production

15 credits

Level 1

First Term

Physics is the most fundamental of the sciences, and if we wish to better understand the nature and behaviour of the Universe, it is perhaps the best place to start. This course introduces the basic topics of Physics, from the sub-microscopic scale of electrons and atoms, to the orbits of the planets and stars, to the celestial mechanics of galaxies. It encompasses the work of Physicists like Isaac Newton, Albert Einstein, Marie Curie and Jocelyn Bell Burnell. If you’ve ever been curious about how the world works, you will hopefully find this course, typically well-regarded by students, interesting.

15 credits

Level 1

First Term

Did you ever wonder about the efficiency of different forms of renewable energy, the mechanisms behind the formation of double rainbows or efficient ways of counting the number of termites in a nest? This non-calculus course provides an excellent opportunity to understand the basic principles of physics necessary to answer these and many other questions relevant to multiple disciplines, ranging from geology to engineering to biology and environmental sciences.

15 credits

Level 1

Second Term

Understanding electric and magnetic forces is of paramount importance for understanding the physical world. They are eventually responsible for the matter around us to self-organize (in solid, liquid and gas phases), with given structures, density, elastic properties, and so on. Furthermore, they are responsible for light emission and propagation across the space.

Already the first rudiments of electricity and magnetism will help to appreciate that they are two difference faces of the same coin: electromagnetism. This relationship is the first evidence of the possibility to build a unified description of the microscopic laws of the physical universe.

15 credits

Level 1

Second Term

Impossibly distant, sparkling jewels cast on the black velvet cloth of the sky, no sight inspires more awe than the beauty of the stars. This course explores the evolution of our understanding of astronomy from how the Universe at large works to the modern view of our solar system.

Science also intersects with our daily lives in the weather. We discuss the way elementary physics causes everything from everyday weather to colossal storm systems, and we explore some major science issues including climate change.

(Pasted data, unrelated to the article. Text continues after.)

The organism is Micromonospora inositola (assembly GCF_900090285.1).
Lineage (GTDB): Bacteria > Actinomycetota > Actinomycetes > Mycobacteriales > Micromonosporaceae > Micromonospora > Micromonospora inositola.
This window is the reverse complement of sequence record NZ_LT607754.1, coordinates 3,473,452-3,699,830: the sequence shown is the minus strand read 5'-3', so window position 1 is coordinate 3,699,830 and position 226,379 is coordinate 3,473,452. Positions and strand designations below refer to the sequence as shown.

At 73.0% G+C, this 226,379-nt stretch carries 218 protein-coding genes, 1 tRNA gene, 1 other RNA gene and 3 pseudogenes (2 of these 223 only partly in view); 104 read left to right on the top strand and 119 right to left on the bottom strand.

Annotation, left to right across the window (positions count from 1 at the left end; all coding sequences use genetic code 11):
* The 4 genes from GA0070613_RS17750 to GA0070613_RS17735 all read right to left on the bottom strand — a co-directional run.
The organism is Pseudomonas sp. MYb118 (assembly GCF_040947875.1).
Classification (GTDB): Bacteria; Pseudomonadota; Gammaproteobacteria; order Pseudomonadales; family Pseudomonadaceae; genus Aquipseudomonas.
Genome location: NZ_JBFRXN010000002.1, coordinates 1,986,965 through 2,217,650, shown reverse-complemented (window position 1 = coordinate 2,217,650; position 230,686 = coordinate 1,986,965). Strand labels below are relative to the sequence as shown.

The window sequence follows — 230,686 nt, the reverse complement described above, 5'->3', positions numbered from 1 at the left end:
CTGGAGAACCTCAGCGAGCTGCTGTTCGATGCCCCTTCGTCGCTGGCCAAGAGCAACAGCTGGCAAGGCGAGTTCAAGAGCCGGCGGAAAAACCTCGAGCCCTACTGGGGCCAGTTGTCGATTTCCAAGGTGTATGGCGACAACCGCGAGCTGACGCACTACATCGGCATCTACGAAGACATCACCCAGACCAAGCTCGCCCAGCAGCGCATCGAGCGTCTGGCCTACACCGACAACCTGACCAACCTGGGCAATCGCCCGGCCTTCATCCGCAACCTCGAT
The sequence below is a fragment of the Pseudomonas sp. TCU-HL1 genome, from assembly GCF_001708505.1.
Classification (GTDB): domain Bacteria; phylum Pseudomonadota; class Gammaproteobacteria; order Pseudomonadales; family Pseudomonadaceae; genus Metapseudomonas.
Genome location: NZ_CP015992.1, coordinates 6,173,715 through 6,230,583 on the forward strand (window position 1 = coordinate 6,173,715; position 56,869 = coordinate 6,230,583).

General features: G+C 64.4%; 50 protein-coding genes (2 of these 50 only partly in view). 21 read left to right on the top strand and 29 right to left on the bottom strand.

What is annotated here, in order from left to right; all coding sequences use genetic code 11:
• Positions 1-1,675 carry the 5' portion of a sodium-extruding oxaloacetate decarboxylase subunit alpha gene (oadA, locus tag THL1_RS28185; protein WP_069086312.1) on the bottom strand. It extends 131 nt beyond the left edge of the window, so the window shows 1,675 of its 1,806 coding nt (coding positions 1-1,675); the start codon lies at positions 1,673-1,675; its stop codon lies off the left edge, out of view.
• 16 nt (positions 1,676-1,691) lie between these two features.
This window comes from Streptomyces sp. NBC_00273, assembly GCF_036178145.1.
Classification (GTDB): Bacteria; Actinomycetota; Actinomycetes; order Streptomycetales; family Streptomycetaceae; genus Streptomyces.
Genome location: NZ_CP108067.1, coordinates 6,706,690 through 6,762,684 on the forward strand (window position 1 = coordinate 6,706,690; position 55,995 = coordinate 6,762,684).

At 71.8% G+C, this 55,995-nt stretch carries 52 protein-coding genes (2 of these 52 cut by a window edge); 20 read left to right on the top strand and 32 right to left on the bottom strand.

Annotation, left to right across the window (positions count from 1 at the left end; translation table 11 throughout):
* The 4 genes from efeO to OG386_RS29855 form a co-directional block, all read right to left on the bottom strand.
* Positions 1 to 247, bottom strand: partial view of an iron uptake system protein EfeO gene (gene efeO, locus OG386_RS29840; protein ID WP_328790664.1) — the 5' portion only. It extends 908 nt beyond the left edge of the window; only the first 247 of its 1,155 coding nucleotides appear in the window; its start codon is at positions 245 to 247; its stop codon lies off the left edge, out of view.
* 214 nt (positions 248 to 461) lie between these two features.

Historically descriptive, with introductory basic physical concepts, this is a suitable course for all undergraduate students.

15 credits

Level 2

First Term

This popular course will look at the principles behind rocketry, satellite orbits and probes sent beyond the Earthâ€™s atmosphere. It will look at the environment that satellites and probes operate in (orbital debris), GPS, and asteroid and impact risk assessment. The course will describe some great achievements in space exploration and discuss the main motivations for engaging in this area. It will examine how other parts of the electromagnetic spectrum of longer wavelengths than visible light that are used for remote sensing and it will concentrate on some of the science behind communicating effectively with satellites and storing the results.

15 credits

Level 2

First Term

For most of us, our perceptions are governed most strongly by our vision. We see because of light, but what is light? It’s been considered a particle, a wave, and in modern physics is somehow both. This course explores the fascinating physics of this phenomenon, at an elementary mathematical level suitable for non-science students. We’ll cover petrological microscopy, of interest to geologists, interference and diffraction, how colour works, see how polarisation can be applied in both scientific fields and every day life, and see how the photon can be used in devices in the increasing prevalent field known as photonics.